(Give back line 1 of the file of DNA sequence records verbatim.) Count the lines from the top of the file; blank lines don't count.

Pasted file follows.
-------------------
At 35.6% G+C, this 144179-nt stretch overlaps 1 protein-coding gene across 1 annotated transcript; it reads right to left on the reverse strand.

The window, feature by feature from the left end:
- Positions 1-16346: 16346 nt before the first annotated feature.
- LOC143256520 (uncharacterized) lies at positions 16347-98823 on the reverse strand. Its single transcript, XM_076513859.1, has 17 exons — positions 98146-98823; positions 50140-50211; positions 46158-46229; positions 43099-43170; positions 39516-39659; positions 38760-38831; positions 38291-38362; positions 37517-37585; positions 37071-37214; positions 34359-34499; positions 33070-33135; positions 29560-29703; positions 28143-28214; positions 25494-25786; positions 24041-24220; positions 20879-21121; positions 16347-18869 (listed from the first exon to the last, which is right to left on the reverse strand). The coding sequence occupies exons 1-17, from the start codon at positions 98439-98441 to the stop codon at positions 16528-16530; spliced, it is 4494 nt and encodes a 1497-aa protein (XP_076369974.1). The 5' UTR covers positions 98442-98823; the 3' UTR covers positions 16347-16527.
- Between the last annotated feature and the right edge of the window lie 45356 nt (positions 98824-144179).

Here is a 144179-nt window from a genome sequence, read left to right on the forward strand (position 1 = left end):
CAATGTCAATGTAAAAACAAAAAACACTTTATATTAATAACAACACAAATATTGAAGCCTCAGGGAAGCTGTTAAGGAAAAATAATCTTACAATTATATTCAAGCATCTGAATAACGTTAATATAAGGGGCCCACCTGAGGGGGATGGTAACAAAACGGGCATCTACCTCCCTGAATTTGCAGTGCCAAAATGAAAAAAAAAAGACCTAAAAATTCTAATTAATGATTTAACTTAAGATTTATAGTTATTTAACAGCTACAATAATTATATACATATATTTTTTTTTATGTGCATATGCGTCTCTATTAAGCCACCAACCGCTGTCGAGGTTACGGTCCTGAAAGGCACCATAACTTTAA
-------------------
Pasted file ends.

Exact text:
At 35.6% G+C, this 144179-nt stretch overlaps 1 protein-coding gene across 1 annotated transcript; it reads right to left on the reverse strand.